There remains a fundamental question whether Somalia’s Mudug region can be split between two administrations.
On one hand, Article 49 of the provisional constitution states Federal Member States (FMS) must be based from two or more (ostensibly whole) regions merging. On the other hand, Puntland’s regional constitution defines its borders as to include certain parts of Mudug region.
Though this would “unconstitutionally” split Mudug region, Article 142 of the provisional constitution states that Puntland’s constitution will retain rights and powers as defined in its regional constitution until it is harmonized with its federal counterpart.
This reading could back Puntland’s claim that its current constitutional borders in Mudug are legally sound. Since there is no constitutional court, a technical resolution to this matter is currently not possible — driving the need for a political solution for the time being.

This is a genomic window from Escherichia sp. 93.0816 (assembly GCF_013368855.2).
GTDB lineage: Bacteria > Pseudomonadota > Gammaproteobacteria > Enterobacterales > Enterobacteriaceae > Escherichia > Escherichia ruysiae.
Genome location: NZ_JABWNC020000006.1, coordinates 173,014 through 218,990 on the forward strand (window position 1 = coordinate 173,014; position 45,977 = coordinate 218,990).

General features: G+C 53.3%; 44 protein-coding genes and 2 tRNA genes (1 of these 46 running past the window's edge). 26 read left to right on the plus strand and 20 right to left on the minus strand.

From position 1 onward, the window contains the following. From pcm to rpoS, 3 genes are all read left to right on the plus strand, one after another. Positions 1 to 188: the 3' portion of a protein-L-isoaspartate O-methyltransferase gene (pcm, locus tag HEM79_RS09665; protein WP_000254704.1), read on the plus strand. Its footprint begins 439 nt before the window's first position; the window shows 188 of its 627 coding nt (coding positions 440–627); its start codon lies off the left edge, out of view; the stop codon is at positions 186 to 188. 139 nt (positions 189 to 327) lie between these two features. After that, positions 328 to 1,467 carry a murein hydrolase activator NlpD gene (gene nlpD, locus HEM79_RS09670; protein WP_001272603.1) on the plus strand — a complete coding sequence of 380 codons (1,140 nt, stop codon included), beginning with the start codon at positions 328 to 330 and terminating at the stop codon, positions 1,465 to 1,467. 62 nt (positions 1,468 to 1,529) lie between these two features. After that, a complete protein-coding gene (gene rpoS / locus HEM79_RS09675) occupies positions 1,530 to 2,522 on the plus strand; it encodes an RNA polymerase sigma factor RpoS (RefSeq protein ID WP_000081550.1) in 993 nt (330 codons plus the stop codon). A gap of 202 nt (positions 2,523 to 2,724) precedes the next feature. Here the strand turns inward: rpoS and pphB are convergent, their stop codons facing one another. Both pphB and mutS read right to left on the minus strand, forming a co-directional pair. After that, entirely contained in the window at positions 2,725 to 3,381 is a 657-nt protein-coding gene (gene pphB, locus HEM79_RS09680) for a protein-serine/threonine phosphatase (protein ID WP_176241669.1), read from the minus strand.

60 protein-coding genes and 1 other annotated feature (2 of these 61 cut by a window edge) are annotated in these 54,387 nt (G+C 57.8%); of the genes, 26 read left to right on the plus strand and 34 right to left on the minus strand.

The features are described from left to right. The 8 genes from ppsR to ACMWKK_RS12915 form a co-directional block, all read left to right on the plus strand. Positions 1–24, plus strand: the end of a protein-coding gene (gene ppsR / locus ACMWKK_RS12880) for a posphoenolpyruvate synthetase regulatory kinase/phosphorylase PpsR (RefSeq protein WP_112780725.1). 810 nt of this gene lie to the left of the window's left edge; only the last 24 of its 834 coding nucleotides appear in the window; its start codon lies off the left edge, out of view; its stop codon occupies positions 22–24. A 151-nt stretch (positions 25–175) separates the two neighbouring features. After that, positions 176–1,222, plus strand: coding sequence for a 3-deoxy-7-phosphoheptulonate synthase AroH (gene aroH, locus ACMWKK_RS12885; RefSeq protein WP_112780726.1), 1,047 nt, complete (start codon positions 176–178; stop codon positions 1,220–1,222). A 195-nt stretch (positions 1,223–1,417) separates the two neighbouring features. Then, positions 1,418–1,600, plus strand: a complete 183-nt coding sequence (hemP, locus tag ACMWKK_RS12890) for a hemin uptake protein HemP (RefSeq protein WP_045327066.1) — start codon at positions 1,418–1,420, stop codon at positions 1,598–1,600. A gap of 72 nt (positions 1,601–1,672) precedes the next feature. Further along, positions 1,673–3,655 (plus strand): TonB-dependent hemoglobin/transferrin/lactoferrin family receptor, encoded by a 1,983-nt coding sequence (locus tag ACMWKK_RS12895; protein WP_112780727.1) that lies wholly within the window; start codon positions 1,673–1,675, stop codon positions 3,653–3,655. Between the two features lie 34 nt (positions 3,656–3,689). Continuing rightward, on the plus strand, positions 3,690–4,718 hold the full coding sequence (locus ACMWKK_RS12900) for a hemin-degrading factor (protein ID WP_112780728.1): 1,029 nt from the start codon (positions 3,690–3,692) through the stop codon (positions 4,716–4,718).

The Mudug question, mired in constitutional ambiguity and contradiction, may be considered by the Boundaries and Federations Commission (BFC). The BFC, which will propose FMS boundaries to be approved by parliament, may make an exception for Mudug region to be split between Puntland and Central State. This could anger other political actors that seek similar accommodations in other areas of the country.
It is also possible that Puntland may continue to not recognize the BFC because it was not consulted on its composition, which would mean that boundary disputes could only feasibly be addressed by political negotiations.